These factors cause many bearded dragon breeders to avoid using female silkback dragons in breeding projects. Instead, they’ll use combinations of male silkbacks and normal or leatherback females. If you choose to breed female silkback dragons, be sure to solicit veterinary attention following any significant wounds. This is necessary to help prevent infections from developing.
Are Silkback Bearded Dragons Good for Beginners?
In a word, no.
While normal bearded dragons (and, to a lesser extent, leatherback bearded dragons) make excellent pets for beginning lizard keepers, silkback bearded dragons present a number of challenges that may cause problems for beginners.
If you are interested in silkback bearded dragons, it is typically best to start with normal bearded dragons. Once you’ve mastered the husbandry of normal individuals, you can try your hand at leatherbacks. Only once you’ve become skilled at maintaining these types of bearded dragons should you attempt to maintain silkback bearded dragons.
Should Silkback Bearded Dragons Be Produced?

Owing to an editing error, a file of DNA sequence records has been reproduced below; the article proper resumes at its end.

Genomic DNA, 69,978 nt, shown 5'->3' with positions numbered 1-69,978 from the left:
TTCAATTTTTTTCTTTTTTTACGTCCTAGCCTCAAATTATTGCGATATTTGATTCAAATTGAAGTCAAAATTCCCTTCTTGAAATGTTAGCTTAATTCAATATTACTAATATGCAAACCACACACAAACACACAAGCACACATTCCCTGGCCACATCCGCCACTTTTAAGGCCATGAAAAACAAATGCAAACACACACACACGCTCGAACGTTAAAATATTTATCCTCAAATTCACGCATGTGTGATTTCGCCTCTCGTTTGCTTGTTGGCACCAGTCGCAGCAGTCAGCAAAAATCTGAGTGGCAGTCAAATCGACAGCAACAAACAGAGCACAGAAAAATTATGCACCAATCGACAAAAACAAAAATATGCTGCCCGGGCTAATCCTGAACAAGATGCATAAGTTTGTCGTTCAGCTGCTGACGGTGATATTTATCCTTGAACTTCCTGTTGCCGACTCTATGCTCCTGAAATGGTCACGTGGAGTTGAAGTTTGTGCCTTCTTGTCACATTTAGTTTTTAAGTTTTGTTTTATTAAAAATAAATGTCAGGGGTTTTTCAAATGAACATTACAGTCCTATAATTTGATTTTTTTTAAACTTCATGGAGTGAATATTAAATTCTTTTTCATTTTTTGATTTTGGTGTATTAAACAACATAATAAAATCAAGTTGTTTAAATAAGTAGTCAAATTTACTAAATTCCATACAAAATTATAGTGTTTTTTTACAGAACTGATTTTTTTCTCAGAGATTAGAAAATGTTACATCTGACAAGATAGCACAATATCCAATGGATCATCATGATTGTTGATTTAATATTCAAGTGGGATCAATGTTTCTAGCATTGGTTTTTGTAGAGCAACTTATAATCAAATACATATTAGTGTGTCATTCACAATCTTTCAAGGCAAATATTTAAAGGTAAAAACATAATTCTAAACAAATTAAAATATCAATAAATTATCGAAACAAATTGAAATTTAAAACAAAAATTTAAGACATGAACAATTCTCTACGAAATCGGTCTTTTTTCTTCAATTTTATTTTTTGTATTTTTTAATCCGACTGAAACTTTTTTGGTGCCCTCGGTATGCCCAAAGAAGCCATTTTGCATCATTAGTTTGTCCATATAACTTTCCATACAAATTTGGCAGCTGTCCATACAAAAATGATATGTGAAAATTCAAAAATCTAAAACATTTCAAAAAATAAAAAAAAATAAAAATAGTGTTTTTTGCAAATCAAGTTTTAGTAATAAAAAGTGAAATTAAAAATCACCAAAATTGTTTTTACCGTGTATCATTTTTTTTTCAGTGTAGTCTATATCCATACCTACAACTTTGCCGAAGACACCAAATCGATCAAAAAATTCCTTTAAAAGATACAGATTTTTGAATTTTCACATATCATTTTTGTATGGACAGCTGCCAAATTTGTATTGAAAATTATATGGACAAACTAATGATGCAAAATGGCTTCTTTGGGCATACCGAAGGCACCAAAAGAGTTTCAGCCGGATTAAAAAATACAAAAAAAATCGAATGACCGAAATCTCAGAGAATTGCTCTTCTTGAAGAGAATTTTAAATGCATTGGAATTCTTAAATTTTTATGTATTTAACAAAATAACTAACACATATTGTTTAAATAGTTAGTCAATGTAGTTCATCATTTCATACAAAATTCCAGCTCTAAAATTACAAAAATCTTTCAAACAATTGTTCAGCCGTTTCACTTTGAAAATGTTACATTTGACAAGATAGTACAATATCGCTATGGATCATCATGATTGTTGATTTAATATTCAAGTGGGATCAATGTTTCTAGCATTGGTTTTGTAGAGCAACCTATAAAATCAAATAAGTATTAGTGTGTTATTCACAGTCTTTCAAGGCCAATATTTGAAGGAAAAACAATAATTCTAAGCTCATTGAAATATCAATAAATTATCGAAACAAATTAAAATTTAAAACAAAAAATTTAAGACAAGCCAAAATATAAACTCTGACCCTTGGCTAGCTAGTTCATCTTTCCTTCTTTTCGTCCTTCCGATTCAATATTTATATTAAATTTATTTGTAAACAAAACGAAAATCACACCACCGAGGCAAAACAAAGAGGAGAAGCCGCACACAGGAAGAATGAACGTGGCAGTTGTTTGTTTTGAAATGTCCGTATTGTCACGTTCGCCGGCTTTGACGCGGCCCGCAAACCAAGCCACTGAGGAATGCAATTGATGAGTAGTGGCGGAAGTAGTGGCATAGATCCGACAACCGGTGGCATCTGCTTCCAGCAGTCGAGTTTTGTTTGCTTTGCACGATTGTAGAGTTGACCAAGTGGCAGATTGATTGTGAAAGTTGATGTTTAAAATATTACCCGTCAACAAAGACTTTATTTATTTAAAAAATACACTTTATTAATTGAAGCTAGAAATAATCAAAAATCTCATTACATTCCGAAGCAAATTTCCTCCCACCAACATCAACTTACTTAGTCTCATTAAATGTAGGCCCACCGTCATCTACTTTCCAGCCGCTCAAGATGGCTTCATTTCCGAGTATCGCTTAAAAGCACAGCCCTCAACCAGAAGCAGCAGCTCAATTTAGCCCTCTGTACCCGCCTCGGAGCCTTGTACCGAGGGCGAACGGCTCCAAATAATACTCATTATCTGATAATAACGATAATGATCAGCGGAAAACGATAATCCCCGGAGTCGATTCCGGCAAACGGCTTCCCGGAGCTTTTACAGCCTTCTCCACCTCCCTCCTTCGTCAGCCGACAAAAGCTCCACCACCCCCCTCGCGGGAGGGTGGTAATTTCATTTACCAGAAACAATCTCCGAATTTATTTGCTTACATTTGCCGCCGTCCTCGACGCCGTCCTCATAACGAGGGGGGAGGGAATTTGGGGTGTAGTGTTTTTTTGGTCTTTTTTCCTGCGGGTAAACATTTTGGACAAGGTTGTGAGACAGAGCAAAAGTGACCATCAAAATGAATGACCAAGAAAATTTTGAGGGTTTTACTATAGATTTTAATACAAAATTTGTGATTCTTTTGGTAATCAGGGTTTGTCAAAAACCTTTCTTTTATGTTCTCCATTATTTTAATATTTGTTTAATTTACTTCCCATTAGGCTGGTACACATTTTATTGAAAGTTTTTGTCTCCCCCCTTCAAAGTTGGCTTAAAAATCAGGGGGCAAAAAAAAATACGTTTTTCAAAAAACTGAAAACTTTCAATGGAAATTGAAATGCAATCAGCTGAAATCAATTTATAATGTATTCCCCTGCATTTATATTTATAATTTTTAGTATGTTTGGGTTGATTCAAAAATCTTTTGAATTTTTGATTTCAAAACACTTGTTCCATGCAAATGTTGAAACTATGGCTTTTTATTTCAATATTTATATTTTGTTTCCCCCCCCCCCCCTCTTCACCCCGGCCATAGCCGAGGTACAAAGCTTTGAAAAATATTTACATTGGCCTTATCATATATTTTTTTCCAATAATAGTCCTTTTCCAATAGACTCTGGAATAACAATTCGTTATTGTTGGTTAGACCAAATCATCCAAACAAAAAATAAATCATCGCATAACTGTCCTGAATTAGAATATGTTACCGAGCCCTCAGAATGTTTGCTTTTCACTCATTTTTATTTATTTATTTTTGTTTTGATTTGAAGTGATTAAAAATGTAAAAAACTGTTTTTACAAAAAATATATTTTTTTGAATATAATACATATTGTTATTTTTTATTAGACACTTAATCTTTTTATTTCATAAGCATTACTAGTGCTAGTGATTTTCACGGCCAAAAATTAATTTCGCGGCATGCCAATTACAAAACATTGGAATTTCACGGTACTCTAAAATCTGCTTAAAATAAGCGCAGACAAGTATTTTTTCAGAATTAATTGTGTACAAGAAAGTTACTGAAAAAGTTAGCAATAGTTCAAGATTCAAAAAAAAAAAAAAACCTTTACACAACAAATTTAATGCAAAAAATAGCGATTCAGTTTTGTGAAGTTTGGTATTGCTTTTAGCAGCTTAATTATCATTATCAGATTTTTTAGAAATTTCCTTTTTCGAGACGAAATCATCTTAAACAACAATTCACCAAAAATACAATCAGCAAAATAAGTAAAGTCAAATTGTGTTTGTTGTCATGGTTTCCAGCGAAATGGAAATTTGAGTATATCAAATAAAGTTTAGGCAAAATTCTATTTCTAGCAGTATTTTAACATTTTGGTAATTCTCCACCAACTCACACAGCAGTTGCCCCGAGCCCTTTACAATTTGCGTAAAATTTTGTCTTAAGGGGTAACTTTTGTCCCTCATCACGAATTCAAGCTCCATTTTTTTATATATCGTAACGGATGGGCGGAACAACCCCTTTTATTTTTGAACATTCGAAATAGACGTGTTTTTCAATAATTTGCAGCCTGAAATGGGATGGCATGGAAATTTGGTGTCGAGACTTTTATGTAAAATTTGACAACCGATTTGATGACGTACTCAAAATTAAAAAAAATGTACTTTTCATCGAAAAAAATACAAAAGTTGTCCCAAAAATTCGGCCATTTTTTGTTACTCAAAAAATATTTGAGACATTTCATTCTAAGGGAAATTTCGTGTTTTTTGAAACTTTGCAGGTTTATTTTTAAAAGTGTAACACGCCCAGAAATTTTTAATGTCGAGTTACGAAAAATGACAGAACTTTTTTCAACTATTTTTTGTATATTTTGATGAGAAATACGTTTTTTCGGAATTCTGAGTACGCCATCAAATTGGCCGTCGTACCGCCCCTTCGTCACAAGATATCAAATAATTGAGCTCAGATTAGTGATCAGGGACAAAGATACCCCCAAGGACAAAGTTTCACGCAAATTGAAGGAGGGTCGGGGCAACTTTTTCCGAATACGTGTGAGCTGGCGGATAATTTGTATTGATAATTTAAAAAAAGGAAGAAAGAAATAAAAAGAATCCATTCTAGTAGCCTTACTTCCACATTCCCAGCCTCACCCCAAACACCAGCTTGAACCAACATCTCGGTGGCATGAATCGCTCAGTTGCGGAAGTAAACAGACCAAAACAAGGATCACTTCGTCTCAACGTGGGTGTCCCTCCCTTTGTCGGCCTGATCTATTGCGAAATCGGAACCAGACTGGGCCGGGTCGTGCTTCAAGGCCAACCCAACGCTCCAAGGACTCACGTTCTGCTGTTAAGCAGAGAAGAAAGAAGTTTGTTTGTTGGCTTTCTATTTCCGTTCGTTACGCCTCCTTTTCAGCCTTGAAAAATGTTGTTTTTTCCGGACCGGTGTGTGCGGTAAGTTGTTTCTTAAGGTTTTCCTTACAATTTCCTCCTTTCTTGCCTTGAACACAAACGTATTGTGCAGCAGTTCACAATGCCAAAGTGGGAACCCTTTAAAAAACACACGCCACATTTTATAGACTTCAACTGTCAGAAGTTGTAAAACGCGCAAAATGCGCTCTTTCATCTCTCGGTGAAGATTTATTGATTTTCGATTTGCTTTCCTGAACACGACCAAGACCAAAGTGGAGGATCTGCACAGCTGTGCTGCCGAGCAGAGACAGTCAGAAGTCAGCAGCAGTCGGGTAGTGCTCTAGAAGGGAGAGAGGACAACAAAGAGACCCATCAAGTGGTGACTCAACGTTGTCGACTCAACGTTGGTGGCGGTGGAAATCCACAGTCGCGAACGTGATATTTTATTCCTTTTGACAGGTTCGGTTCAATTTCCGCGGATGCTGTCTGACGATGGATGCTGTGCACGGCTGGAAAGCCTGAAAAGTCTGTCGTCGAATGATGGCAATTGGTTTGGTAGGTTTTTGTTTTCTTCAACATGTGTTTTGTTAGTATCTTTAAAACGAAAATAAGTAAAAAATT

Because they present special husbandry challenges, many bearded dragon enthusiasts feel that silkback bearded dragons should not be produced by breeders or sold on the open market. Additionally, many silkback bearded dragons are smaller, weaker, and less vigorous than normal bearded dragons – some even present feeding difficulties. These challenges often mean that silkback bearded dragons fail to thrive and ultimately enter a declining spiral of health.
On the other hand, other enthusiasts feel that experienced keepers are quite capable of maintaining these unusual lizards, so things like bans are unnecessary and unwise. Such keepers tend to discourage beginners from buying silkback bearded dragons, even if they’ll do so themselves.
Ultimately, this is a question we can’t answer – you’ll simply have to make the best decision for yourself. However, it is worth noting that there are a number of other genetic mutations in other species that also cause husbandry challenges. Spider ball pythons, for example, often exhibit neurological problems, which occasionally give them problems eating and simply moving around.
Nevertheless, and despite calls from some keepers to ban them, these animals continue to be available on the reptile market.
Silkback bearded dragons are certainly eye-catching, and they’re quite popular with some keepers. However, because they present a number of husbandry challenges and reduced vigor, many enthusiasts believe breeders should stop producing them and hobbyists should cease purchasing them.
Every keeper will have to make the best decision he or she can about the trait, but just be sure to prepare yourself properly if you decide to keep one of these unusual – and often challenging – lizards.